|Guest blog content provided to Q4iNetwork Consultants by the National Association of Health Underwriters (NAHU)|
Most children can count to 10 in preschool. The average child can count to 200 at age six. But, employee benefit professionals know that counting – when counting employees — is anything but easy.
The reason that counting employees isn’t easy is that it depends why they’re being counted. Different laws at the federal and state level count employees in different ways. This is particularly true for laws that impact employee benefits.
The Affordable Care Act (ACA) requires that employers count employees to determine whether an employer is an “applicable large employer” or ALE. An ALE is subject to the employer shared responsibility requirements of the law. First an employer needs to consider if the firm is part of a controlled group. Then, an employer must determine the number of full-time and full-time equivalent employees. Employers must make this determination of ALE status each year. The IRS guidance on determining ALE status can be found here.
COBRA, the federal employee continuation law requires a different method of counting employees. COBRA requires that employers count full-time and part-time employees. A part-time employee is counted as a fraction equal to the number of hours worked divided by the hours an employee must work to be considered full-time. A more detailed explanation of counting employees for COBRA purposes can be found in An Employer’s Guide to Group Health Continuation Coverage Under COBRA.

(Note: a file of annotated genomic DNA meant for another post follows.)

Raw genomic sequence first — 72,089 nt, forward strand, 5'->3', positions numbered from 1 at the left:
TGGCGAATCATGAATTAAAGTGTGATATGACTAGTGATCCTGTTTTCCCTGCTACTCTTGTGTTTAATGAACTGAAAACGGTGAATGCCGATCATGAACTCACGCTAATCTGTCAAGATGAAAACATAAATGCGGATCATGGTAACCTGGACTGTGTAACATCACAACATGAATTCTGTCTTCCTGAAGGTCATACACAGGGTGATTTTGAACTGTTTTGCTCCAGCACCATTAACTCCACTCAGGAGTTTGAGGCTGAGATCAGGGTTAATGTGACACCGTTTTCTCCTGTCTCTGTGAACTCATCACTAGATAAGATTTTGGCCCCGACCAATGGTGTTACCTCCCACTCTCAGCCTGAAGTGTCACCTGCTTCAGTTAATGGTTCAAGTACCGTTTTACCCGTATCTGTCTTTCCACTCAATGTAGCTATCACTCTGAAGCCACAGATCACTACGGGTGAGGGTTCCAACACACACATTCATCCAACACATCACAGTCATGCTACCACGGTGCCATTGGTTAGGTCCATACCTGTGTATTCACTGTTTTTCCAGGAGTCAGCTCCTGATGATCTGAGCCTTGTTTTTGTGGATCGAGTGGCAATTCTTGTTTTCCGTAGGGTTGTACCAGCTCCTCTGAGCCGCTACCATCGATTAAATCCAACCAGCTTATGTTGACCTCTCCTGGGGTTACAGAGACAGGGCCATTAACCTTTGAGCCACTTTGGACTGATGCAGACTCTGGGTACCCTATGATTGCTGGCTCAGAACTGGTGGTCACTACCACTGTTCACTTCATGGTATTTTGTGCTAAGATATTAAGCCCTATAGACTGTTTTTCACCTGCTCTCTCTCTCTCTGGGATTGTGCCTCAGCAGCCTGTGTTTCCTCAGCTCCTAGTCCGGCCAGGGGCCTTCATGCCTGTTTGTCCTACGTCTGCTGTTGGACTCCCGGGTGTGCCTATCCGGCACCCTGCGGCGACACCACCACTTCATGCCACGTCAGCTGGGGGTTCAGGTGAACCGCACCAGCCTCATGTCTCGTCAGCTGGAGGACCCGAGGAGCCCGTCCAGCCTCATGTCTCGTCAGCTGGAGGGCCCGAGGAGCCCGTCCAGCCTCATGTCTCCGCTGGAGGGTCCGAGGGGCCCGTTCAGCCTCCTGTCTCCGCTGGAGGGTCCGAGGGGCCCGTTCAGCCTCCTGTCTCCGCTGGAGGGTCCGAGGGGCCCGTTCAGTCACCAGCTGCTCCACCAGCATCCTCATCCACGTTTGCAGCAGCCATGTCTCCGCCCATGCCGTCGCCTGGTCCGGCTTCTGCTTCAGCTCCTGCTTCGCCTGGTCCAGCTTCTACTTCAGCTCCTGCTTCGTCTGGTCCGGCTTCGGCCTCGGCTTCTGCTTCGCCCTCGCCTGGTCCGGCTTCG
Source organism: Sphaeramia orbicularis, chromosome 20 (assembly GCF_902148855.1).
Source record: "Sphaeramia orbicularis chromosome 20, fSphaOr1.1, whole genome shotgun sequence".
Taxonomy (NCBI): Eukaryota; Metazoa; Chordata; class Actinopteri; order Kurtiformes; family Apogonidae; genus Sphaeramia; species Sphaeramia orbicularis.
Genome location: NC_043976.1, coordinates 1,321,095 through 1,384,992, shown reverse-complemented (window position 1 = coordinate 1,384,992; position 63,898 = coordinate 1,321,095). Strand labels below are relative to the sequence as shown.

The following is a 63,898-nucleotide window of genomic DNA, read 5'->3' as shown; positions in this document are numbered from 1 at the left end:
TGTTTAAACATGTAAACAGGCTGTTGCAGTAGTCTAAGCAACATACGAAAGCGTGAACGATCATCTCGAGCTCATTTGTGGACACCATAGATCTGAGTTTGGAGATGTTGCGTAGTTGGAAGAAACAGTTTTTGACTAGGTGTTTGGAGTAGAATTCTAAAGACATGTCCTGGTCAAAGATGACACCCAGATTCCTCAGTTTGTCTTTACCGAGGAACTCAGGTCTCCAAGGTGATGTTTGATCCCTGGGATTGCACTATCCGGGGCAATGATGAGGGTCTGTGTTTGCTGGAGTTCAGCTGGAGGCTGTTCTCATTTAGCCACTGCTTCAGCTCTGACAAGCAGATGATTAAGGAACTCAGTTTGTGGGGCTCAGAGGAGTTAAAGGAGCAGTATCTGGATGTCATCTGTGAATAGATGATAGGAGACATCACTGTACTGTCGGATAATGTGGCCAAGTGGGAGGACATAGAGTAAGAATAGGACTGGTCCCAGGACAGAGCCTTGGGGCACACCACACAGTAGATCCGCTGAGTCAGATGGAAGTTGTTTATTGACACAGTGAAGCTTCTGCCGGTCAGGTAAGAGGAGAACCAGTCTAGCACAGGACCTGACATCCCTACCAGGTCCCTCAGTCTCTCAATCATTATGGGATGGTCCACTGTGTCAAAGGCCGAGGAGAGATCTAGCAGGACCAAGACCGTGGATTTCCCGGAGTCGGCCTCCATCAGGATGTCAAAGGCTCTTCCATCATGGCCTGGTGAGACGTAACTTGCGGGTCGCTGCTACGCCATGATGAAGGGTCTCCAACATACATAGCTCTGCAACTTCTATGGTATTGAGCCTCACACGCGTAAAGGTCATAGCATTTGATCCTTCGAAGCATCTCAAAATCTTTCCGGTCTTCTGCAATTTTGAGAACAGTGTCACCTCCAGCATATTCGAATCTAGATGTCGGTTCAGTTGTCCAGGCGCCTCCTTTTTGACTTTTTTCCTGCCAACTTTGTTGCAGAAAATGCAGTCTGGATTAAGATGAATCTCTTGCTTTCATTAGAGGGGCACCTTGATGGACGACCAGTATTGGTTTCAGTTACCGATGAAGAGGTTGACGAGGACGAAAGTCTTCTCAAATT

State continuation laws may count employees differently than COBRA.
Medicare Secondary Payer (MSP) provisions require yet another counting method. The MSP provision applies to group health plans of employers with 20 or more employees. Generally speaking, MSP looks to employees on the payroll. But, the technical aspects of counting employees are more involved as Section 10.3 of the Medicare Secondary Payer (MSP) Manual Chapter 2 reveals.
Form 5500 filing requirements for welfare plans add yet another counting complication. A welfare benefit plan that covered fewer than 100 participants as of the beginning of the plan year may be exempt from the filing requirements. The instructions for Form 5500 provide the details.
Other laws or regulations that may require different counting methods include:
- Family and Medical Leave Act (FMLA)
- Pregnancy Discrimination Act (PDA)
- Age Discrimination Employment Act (ADEA)
- PCORI fee
- Form W-2 cost of health benefits requirement
- Numerous other federal and state laws.
Photo by Leung Cho Pan